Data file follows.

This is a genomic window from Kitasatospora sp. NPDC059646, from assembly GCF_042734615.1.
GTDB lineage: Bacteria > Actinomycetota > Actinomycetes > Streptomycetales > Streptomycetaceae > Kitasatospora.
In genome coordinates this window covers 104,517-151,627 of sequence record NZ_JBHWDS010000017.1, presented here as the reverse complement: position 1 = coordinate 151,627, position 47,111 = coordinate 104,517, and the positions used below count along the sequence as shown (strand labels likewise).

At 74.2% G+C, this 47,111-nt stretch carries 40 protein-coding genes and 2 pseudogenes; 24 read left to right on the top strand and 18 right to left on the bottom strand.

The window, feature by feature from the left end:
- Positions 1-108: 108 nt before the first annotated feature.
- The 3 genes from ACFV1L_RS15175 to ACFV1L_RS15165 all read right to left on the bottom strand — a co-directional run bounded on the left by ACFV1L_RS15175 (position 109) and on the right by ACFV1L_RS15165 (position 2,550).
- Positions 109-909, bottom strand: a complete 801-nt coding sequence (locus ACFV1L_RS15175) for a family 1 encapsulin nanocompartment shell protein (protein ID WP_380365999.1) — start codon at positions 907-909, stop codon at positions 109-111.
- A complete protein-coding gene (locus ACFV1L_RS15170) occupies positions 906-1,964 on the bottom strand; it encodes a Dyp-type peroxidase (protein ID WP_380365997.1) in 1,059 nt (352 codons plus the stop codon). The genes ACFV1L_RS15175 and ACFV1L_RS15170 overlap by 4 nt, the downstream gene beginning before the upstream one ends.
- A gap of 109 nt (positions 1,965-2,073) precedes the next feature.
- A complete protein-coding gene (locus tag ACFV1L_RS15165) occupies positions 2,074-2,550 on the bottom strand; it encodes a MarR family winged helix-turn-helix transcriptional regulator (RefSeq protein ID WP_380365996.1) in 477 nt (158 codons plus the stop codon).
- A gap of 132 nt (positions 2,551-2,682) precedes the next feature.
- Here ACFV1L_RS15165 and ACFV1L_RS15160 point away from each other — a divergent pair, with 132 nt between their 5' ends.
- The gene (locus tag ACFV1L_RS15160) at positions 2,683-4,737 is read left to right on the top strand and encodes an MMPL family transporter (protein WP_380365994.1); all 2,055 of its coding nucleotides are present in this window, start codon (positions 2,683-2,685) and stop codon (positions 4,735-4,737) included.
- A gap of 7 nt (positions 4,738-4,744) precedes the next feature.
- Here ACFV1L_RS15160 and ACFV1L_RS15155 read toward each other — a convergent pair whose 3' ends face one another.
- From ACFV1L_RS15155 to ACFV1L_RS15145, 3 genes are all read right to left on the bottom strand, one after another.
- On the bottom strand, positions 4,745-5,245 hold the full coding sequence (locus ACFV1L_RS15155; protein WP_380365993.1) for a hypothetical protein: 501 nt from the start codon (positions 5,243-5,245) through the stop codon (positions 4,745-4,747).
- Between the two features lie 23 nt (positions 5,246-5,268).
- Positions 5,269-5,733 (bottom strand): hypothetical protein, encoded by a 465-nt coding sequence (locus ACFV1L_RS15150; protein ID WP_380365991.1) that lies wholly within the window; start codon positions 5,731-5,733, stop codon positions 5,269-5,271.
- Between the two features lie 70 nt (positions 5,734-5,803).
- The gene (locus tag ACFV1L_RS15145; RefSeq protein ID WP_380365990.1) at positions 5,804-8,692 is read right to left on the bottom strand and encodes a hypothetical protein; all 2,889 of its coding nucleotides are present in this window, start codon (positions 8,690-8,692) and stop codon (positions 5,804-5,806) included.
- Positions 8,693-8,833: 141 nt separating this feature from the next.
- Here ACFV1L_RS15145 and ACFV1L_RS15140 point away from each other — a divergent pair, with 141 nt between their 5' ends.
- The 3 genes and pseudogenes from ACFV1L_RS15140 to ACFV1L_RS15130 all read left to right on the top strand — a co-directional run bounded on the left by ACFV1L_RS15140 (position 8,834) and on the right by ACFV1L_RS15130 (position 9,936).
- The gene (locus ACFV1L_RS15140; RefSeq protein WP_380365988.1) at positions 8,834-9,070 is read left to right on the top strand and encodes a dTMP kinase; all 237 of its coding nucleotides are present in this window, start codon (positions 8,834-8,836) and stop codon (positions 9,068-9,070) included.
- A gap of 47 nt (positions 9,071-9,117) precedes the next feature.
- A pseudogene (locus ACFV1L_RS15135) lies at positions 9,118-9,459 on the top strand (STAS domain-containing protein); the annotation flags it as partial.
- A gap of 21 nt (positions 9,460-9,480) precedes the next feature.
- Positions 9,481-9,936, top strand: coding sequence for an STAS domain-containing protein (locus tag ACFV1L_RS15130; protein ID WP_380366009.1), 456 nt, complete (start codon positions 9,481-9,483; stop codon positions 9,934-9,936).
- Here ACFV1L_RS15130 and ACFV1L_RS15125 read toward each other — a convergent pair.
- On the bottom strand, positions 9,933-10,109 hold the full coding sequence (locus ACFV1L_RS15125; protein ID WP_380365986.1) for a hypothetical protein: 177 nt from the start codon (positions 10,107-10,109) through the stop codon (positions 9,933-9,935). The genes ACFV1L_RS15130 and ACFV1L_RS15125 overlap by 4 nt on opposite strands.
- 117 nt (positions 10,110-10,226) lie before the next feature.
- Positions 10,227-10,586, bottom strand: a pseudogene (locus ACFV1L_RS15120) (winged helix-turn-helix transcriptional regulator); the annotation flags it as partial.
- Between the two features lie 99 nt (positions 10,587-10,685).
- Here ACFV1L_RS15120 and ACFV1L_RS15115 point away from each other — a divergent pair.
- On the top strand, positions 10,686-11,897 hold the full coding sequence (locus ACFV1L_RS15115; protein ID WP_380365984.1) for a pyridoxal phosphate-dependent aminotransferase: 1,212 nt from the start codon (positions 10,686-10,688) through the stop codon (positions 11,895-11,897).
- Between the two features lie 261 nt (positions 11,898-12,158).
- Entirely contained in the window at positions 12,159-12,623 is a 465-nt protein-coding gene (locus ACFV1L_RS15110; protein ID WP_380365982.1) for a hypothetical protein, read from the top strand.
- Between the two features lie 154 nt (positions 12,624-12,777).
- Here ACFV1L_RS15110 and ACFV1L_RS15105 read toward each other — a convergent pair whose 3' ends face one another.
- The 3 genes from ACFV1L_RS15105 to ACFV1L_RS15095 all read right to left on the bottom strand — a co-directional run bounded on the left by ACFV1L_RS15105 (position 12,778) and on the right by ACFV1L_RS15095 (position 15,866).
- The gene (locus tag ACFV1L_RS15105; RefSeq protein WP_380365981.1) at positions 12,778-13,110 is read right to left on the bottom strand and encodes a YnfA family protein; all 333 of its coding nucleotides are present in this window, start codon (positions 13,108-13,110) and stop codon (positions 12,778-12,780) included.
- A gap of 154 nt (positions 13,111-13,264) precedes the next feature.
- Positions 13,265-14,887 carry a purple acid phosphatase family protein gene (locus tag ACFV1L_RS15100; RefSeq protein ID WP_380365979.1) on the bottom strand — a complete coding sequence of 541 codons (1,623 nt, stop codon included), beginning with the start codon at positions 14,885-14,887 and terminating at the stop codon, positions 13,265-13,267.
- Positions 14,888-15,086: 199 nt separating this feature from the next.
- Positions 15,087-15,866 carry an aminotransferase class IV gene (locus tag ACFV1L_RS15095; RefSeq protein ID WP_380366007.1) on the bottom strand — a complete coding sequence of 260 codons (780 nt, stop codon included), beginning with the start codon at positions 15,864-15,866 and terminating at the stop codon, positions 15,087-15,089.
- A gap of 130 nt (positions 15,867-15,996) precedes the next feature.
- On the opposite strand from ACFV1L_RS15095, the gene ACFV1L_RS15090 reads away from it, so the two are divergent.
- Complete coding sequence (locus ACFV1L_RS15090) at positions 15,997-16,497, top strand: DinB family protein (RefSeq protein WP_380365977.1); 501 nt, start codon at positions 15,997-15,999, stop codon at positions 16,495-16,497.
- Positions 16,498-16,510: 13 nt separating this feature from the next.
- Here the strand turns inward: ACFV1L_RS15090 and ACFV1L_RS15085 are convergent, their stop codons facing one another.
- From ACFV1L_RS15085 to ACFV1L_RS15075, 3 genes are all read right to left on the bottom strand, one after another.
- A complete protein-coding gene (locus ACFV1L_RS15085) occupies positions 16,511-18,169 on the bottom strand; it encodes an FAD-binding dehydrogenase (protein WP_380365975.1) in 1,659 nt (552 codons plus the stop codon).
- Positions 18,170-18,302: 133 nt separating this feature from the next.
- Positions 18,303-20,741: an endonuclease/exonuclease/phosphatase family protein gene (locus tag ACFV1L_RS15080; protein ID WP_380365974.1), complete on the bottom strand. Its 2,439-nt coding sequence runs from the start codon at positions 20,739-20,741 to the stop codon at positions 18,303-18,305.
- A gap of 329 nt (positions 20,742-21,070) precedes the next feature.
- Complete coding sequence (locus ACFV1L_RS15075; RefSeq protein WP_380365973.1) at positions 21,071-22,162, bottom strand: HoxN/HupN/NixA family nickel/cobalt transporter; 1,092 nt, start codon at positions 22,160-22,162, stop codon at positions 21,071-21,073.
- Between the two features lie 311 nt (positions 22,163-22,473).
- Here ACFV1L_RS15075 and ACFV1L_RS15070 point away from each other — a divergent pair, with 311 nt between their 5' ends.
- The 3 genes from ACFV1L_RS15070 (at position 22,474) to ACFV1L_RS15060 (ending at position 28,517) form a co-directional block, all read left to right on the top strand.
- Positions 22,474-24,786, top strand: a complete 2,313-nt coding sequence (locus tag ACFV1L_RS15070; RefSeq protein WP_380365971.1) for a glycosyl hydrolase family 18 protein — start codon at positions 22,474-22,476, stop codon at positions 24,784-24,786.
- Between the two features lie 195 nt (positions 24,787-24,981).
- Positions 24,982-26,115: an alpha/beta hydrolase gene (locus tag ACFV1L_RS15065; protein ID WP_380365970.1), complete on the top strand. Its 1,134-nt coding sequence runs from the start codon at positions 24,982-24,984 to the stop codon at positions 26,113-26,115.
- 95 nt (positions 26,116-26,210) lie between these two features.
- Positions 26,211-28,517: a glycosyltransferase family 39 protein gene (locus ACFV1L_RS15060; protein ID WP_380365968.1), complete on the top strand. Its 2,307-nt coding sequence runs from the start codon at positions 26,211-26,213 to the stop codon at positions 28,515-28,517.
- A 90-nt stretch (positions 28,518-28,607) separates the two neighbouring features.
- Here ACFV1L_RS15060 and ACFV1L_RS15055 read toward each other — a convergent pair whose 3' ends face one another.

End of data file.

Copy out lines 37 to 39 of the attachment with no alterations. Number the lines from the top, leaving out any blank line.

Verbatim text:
- On the top strand, positions 10,686-11,897 hold the full coding sequence (locus ACFV1L_RS15115; protein ID WP_380365984.1) for a pyridoxal phosphate-dependent aminotransferase: 1,212 nt from the start codon (positions 10,686-10,688) through the stop codon (positions 11,895-11,897).
- Between the two features lie 261 nt (positions 11,898-12,158).
- Entirely contained in the window at positions 12,159-12,623 is a 465-nt protein-coding gene (locus ACFV1L_RS15110; protein ID WP_380365982.1) for a hypothetical protein, read from the top strand.